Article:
The department calls upon the private sector to be more visible than ever before, and to contribute and invest in our higher education system. In fact, the private sector is the biggest beneficiary of our higher education system and investing, maintaining quality in our system, and making sure that universities are sustainable is therefore in their own interest.
The department calls upon students to give these engagements a chance to provide outcomes that are favourable to the system and to their benefit. We also call upon all protests actions to be carried out with dignity and respect for the laws of this country and the rules of our institutions.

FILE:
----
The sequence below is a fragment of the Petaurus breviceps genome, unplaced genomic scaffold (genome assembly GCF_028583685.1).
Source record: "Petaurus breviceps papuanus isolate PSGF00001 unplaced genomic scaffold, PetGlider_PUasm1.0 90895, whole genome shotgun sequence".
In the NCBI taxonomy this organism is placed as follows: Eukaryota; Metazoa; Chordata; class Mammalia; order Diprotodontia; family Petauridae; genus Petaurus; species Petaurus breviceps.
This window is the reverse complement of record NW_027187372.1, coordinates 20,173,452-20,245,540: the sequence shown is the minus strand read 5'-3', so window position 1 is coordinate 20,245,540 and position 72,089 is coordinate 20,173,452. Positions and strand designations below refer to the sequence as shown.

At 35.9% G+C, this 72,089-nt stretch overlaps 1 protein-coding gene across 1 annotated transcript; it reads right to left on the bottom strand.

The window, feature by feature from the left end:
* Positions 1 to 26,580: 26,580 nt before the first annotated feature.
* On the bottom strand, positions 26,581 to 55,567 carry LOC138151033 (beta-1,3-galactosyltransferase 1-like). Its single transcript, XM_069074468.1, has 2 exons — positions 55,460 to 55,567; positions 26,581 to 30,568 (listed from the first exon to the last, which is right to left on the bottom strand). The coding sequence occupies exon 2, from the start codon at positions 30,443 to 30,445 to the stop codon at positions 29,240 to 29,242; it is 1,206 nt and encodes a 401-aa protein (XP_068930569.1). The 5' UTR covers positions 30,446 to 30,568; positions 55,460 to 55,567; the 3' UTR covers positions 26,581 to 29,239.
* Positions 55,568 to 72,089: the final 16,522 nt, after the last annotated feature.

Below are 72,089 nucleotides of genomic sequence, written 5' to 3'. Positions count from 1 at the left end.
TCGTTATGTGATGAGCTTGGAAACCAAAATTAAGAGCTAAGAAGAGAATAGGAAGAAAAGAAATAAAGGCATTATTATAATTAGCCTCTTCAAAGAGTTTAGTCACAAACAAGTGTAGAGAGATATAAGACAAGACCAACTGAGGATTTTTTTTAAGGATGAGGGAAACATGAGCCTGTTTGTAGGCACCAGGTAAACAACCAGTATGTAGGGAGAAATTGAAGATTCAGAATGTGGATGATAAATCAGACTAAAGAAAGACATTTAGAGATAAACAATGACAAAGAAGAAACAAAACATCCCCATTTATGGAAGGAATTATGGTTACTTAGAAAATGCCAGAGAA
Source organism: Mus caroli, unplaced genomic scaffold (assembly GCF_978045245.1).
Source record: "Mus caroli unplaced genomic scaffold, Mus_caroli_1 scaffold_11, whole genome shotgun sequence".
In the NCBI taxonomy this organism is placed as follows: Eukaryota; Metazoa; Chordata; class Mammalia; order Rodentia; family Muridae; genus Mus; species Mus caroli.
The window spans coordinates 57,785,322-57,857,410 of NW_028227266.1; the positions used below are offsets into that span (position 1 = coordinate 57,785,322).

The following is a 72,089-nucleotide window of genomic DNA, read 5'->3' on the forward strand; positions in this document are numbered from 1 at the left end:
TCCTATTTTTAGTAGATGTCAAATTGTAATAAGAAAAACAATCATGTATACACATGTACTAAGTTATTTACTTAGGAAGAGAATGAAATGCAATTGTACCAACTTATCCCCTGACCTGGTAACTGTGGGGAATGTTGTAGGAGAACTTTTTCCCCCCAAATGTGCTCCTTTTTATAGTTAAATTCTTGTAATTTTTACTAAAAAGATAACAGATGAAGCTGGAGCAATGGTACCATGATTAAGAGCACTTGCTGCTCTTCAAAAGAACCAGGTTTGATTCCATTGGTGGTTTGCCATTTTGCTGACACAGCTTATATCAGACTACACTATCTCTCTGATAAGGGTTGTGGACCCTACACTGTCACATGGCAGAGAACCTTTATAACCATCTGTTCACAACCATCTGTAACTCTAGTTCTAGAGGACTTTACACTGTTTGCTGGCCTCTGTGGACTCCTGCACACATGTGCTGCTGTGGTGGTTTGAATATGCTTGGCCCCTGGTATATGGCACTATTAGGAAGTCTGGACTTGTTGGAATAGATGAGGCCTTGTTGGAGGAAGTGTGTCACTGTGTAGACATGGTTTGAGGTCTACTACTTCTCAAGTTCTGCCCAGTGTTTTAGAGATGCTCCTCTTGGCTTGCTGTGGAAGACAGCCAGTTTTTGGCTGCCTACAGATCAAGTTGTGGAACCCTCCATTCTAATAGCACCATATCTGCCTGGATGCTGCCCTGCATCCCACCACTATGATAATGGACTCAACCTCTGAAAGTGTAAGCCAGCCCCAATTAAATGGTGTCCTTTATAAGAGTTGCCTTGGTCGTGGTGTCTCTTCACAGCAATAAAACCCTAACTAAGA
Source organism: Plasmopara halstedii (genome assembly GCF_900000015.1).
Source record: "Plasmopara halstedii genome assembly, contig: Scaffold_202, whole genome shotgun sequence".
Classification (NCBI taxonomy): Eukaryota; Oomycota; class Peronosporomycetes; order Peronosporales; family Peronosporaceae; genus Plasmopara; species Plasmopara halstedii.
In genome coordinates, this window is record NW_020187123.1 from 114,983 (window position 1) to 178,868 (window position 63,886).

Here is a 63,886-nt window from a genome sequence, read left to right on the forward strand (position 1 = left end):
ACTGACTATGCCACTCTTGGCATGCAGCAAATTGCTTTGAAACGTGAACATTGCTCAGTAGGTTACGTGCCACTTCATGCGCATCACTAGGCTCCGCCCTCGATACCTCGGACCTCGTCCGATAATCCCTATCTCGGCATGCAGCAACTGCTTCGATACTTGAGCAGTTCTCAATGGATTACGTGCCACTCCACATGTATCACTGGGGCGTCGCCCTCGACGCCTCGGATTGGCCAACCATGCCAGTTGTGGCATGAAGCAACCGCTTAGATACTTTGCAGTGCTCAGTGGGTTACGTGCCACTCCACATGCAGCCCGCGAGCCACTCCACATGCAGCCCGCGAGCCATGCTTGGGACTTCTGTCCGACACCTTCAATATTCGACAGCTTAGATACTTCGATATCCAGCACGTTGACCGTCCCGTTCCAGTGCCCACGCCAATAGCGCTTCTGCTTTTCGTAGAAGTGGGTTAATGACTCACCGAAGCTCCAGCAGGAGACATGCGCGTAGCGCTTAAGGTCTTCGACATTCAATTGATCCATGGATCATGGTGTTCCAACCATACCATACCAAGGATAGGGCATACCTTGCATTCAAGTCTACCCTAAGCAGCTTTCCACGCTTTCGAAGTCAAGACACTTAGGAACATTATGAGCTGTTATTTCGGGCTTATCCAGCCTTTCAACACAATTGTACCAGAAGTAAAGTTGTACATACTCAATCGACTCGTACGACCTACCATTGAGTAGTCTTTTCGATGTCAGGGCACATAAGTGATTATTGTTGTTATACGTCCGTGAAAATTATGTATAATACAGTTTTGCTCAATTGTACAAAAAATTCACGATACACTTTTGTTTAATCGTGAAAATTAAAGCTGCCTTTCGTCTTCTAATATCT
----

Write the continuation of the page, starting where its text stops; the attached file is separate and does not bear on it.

I am committed to continue to work with and engage all the stakeholders so as to ensure we resolve all these matters and bring stability to our institutions, especially at this time when end of the year exams are around the corner. Once more, I urge all the parties to give all these matters the urgent attention they require.
19th October 2015 at 10:46 pm #28750
“Government remains committed to funding poor students in higher education” I have no problem with this, but then they (‘poor students’), should not be engaging in acts that damage/destroy the resources that have been funded by taxpayers. The public needs to know how many RM are spent on repairing/replacing… fruitless expenditure that drains funds from what is not a bottomless pit!
20th October 2015 at 5:27 am #28749